European rate increases squelched on eve of explosion in cash hunger


Credit Squeeze Puts Brakes on Rates

From the Financial Times
Friday, September 7, 2007

The scale of the credit squeeze on Thursday forced European central bankers to put a brake on interest rate rises that had seemed all but certain a month ago as they recognised the potential for the turmoil to hit households and companies.

The European Central Bank held its main interest rate unchanged at 4 percent. Jean-Claude Trichet, ECB president, said it was "appropriate to gather additional information and to examine new data before drawing further conclusions for monetary policy."

For the first time in eight years, the Bank of England issued a statement alongside its decision to keep its official rate unchanged at 5.75 percent, indicating that it had a lower expectation for inflation in the short term and a commitment to monitor closely "the evolution of both credit spreads and the quantities of credit extended."

The new mood came as fears mounted that banks and other financial institutions would struggle to refinance a surge of loans falling due next week.

Central banks also took more action in money markets to oil the wheels of the financial system. The ECB injected E42.2 billion ($57.6 billion) into euro money markets to bring down overnight interest rates and Mr Trichet announced plans for intervention next week by the ECB in the three-month money market, where rates are stubbornly high.

In the US, the Federal Reserve pumped $31.25 billion into overnight markets, its biggest intervention since August 10.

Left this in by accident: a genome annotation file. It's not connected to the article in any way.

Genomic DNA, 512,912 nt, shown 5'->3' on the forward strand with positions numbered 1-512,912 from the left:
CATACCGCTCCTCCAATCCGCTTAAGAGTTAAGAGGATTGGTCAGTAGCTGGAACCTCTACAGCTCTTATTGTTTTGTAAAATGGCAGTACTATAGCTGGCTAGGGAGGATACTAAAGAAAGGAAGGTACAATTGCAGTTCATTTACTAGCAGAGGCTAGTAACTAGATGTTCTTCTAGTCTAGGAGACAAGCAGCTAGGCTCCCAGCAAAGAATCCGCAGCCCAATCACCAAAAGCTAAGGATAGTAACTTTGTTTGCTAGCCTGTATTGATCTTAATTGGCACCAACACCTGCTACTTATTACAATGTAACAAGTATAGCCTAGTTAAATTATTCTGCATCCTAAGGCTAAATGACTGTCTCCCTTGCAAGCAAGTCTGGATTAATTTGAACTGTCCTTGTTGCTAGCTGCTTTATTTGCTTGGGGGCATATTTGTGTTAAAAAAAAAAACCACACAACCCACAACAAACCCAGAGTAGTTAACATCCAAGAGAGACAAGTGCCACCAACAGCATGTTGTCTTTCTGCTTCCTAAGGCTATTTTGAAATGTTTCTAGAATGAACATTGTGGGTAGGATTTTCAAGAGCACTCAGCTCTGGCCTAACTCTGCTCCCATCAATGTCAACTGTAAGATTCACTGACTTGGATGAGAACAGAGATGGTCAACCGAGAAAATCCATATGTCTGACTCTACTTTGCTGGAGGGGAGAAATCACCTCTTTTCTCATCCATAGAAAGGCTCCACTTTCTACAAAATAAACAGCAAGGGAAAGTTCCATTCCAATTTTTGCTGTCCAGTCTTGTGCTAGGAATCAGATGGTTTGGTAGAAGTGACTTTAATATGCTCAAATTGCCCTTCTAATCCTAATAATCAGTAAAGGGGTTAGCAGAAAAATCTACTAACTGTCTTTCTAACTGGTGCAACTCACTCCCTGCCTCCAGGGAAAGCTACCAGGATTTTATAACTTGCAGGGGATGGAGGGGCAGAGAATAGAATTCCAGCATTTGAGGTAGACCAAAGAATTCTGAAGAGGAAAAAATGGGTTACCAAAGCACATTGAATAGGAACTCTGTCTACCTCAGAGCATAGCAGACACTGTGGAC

The actions brought down overnight interbank interest rates, but three-month interbank rates in the UK, eurozone, and the US stayed at the high levels reached on Wednesday.

This means banks are continuing to hoard money in case they need cash to lend to companies and financial vehicles that may have to draw on the banks' emergency credit lines if they cannot refinance their debts.

Banks and other financial institutions will attempt to refinance nearly $130 billion of European commercial paper next week, at a time when the appetite for such debt has significantly weakened.

This will be the highest weekly refinancing since the credit market problems emerged in August, according to data from Dealogic.

Many central bankers are worried that if the problems in the short-term commercial paper market continue, they will leave parts of the banking system looking fragile, particularly because financial institutions are being forced to refinance funding at an increasingly frenetic pace.

The central banks' actions come as European policymakers, central bankers, and regulators begin a series of scheduled meetings, starting with a gathering of central bank officials and others in Paris on Friday.


Reporting by Chris Giles, Stacy-Marie Ishmael and Gillian Tett in London, Ralph Atkins in Frankfurt, and Michael Mackenzie in New York.

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